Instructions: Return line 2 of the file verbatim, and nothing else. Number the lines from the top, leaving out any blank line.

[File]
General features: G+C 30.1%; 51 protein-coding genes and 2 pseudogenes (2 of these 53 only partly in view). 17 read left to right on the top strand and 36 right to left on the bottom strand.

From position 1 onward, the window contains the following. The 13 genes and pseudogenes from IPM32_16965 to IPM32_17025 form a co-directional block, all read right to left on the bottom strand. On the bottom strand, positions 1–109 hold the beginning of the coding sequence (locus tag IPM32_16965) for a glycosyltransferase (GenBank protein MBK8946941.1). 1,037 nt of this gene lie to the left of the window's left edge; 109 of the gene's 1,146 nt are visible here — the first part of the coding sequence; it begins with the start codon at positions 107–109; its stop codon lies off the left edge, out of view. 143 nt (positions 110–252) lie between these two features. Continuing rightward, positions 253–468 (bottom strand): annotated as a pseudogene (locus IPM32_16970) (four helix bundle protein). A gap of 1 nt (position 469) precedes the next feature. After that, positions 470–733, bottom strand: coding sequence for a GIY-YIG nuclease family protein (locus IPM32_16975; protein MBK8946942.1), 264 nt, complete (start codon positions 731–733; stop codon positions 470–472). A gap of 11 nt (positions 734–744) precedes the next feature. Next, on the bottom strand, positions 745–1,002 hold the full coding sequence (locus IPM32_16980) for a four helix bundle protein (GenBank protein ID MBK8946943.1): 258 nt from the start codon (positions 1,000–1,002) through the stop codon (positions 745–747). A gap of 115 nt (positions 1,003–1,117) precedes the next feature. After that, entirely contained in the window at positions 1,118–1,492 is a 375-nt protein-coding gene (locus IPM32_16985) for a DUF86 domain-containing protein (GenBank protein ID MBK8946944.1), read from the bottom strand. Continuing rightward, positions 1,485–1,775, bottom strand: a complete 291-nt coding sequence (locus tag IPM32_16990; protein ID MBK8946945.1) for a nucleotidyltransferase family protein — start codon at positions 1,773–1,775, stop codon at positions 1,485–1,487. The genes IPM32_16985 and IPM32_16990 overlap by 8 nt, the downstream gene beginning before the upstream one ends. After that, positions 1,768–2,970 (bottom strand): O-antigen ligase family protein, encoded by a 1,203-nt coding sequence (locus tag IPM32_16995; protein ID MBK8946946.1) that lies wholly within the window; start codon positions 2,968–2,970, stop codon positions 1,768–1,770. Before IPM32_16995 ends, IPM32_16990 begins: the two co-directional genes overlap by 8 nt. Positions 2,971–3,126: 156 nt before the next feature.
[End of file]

From position 1 onward, the window contains the following. The 13 genes and pseudogenes from IPM32_16965 to IPM32_17025 form a co-directional block, all read right to left on the bottom strand. On the bottom strand, positions 1–109 hold the beginning of the coding sequence (locus tag IPM32_16965) for a glycosyltransferase (GenBank protein MBK8946941.1). 1,037 nt of this gene lie to the left of the window's left edge; 109 of the gene's 1,146 nt are visible here — the first part of the coding sequence; it begins with the start codon at positions 107–109; its stop codon lies off the left edge, out of view. 143 nt (positions 110–252) lie between these two features. Continuing rightward, positions 253–468 (bottom strand): annotated as a pseudogene (locus IPM32_16970) (four helix bundle protein). A gap of 1 nt (position 469) precedes the next feature. After that, positions 470–733, bottom strand: coding sequence for a GIY-YIG nuclease family protein (locus IPM32_16975; protein MBK8946942.1), 264 nt, complete (start codon positions 731–733; stop codon positions 470–472). A gap of 11 nt (positions 734–744) precedes the next feature. Next, on the bottom strand, positions 745–1,002 hold the full coding sequence (locus IPM32_16980) for a four helix bundle protein (GenBank protein ID MBK8946943.1): 258 nt from the start codon (positions 1,000–1,002) through the stop codon (positions 745–747). A gap of 115 nt (positions 1,003–1,117) precedes the next feature. After that, entirely contained in the window at positions 1,118–1,492 is a 375-nt protein-coding gene (locus IPM32_16985) for a DUF86 domain-containing protein (GenBank protein ID MBK8946944.1), read from the bottom strand. Continuing rightward, positions 1,485–1,775, bottom strand: a complete 291-nt coding sequence (locus tag IPM32_16990; protein ID MBK8946945.1) for a nucleotidyltransferase family protein — start codon at positions 1,773–1,775, stop codon at positions 1,485–1,487. The genes IPM32_16985 and IPM32_16990 overlap by 8 nt, the downstream gene beginning before the upstream one ends. After that, positions 1,768–2,970 (bottom strand): O-antigen ligase family protein, encoded by a 1,203-nt coding sequence (locus tag IPM32_16995; protein ID MBK8946946.1) that lies wholly within the window; start codon positions 2,968–2,970, stop codon positions 1,768–1,770. Before IPM32_16995 ends, IPM32_16990 begins: the two co-directional genes overlap by 8 nt. Positions 2,971–3,126: 156 nt before the next feature.